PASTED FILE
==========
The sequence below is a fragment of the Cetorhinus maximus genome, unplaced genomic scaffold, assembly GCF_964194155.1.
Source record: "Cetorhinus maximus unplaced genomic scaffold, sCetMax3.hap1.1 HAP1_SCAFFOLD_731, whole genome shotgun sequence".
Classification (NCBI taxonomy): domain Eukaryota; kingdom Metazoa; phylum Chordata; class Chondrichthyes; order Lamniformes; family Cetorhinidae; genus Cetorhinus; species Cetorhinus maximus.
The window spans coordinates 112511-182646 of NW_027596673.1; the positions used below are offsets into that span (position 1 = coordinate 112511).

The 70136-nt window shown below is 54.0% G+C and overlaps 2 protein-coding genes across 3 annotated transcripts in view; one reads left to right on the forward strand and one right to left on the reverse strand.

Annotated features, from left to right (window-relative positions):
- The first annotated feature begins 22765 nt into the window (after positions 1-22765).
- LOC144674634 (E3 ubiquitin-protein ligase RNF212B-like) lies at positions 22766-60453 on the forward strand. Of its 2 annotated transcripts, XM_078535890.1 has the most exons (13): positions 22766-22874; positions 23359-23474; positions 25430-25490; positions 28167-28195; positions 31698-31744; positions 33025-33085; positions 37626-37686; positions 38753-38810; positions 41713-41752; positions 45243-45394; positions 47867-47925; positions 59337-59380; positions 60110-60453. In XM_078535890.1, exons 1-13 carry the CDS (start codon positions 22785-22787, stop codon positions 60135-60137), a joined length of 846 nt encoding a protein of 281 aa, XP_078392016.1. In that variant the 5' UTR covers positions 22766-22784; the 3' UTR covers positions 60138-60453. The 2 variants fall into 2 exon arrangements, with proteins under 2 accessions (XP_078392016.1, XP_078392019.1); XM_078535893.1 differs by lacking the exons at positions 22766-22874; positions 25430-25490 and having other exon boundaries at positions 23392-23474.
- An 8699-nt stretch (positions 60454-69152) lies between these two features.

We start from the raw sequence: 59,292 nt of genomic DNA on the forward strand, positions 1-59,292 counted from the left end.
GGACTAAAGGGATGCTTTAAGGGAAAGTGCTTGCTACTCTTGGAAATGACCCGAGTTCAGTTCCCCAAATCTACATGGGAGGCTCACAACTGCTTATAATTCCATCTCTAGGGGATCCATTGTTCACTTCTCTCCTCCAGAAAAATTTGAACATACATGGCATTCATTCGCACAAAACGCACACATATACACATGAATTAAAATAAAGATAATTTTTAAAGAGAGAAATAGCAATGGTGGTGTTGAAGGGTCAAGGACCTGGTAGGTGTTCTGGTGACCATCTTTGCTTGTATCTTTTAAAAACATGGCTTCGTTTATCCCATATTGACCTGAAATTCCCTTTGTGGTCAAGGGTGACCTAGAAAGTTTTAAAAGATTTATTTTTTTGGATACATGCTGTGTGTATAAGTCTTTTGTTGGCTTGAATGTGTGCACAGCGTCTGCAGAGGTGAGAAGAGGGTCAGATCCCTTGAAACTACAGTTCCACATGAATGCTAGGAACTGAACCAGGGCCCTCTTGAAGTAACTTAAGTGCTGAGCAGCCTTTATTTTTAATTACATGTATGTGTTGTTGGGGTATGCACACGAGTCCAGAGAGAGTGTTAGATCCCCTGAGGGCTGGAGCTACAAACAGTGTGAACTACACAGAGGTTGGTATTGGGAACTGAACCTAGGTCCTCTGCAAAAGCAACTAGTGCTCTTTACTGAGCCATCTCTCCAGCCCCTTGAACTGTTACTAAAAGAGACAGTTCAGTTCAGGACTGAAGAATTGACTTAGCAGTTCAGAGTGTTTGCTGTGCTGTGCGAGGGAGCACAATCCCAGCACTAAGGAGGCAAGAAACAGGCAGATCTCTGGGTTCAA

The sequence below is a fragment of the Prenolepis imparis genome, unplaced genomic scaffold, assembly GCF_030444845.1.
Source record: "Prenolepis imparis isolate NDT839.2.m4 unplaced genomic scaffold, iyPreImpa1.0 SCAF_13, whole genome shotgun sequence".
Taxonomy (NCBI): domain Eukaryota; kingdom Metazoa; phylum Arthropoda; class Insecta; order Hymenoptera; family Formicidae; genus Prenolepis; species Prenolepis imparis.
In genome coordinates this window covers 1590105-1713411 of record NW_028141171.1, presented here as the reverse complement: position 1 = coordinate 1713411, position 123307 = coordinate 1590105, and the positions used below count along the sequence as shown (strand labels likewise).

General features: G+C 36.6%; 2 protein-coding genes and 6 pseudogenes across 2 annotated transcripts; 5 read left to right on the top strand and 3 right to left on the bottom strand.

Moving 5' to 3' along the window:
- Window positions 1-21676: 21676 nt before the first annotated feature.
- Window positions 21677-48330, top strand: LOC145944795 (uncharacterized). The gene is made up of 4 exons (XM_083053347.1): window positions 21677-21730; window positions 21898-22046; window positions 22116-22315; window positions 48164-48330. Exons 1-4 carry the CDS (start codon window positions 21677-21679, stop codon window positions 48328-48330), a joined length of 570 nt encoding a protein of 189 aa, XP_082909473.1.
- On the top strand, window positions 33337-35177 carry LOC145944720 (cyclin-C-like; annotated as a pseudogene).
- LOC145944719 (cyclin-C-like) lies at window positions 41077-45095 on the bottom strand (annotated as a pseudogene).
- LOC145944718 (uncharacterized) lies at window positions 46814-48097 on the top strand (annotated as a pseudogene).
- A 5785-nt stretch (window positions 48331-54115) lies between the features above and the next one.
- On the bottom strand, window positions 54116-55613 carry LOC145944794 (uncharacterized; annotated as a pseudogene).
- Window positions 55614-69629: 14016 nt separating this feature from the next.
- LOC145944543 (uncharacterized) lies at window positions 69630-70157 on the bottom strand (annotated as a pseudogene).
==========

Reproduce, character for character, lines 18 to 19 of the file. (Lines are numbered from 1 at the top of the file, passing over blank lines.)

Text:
- Window positions 1-21676: 21676 nt before the first annotated feature.
- Window positions 21677-48330, top strand: LOC145944795 (uncharacterized). The gene is made up of 4 exons (XM_083053347.1): window positions 21677-21730; window positions 21898-22046; window positions 22116-22315; window positions 48164-48330. Exons 1-4 carry the CDS (start codon window positions 21677-21679, stop codon window positions 48328-48330), a joined length of 570 nt encoding a protein of 189 aa, XP_082909473.1.